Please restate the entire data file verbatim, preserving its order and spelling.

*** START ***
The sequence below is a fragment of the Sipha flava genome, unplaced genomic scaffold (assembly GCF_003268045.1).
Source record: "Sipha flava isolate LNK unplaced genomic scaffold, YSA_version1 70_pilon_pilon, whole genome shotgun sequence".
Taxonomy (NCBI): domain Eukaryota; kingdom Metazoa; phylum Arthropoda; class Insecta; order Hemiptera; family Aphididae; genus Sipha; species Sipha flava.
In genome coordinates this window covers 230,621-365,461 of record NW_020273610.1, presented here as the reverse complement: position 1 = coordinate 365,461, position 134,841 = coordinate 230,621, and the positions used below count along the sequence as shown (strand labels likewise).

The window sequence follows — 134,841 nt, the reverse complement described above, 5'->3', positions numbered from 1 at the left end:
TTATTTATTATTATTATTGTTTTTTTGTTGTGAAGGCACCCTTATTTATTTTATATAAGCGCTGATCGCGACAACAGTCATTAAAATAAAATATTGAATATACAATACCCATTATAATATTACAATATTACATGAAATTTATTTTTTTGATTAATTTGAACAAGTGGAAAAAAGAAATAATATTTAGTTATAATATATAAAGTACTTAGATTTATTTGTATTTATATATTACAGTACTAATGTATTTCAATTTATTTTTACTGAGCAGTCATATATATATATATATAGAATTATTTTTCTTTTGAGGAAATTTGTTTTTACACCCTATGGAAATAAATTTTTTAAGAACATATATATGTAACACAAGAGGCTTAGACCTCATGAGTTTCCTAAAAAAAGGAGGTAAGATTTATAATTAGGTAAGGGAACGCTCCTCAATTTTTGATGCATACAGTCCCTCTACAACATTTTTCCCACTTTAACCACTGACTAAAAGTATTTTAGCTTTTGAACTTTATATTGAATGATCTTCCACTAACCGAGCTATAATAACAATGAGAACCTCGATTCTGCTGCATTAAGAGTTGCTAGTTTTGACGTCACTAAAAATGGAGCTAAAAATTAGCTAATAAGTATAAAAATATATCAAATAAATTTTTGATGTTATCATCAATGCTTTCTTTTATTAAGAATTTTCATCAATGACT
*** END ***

The sequence below is a fragment of the Sipha flava genome, unplaced genomic scaffold (assembly GCF_003268045.1).
Source record: "Sipha flava isolate LNK unplaced genomic scaffold, YSA_version1 70_pilon_pilon, whole genome shotgun sequence".
Taxonomy (NCBI): domain Eukaryota; kingdom Metazoa; phylum Arthropoda; class Insecta; order Hemiptera; family Aphididae; genus Sipha; species Sipha flava.
In genome coordinates this window covers 230,621-365,461 of record NW_020273610.1, presented here as the reverse complement: position 1 = coordinate 365,461, position 134,841 = coordinate 230,621, and the positions used below count along the sequence as shown (strand labels likewise).

The window sequence follows — 134,841 nt, the reverse complement described above, 5'->3', positions numbered from 1 at the left end:
TTATTTATTATTATTATTGTTTTTTTGTTGTGAAGGCACCCTTATTTATTTTATATAAGCGCTGATCGCGACAACAGTCATTAAAATAAAATATTGAATATACAATACCCATTATAATATTACAATATTACATGAAATTTATTTTTTTGATTAATTTGAACAAGTGGAAAAAAGAAATAATATTTAGTTATAATATATAAAGTACTTAGATTTATTTGTATTTATATATTACAGTACTAATGTATTTCAATTTATTTTTACTGAGCAGTCATATATATATATATATAGAATTATTTTTCTTTTGAGGAAATTTGTTTTTACACCCTATGGAAATAAATTTTTTAAGAACATATATATGTAACACAAGAGGCTTAGACCTCATGAGTTTCCTAAAAAAAGGAGGTAAGATTTATAATTAGGTAAGGGAACGCTCCTCAATTTTTGATGCATACAGTCCCTCTACAACATTTTTCCCACTTTAACCACTGACTAAAAGTATTTTAGCTTTTGAACTTTATATTGAATGATCTTCCACTAACCGAGCTATAATAACAATGAGAACCTCGATTCTGCTGCATTAAGAGTTGCTAGTTTTGACGTCACTAAAAATGGAGCTAAAAATTAGCTAATAAGTATAAAAATATATCAAATAAATTTTTGATGTTATCATCAATGCTTTCTTTTATTAAGAATTTTCATCAATGACT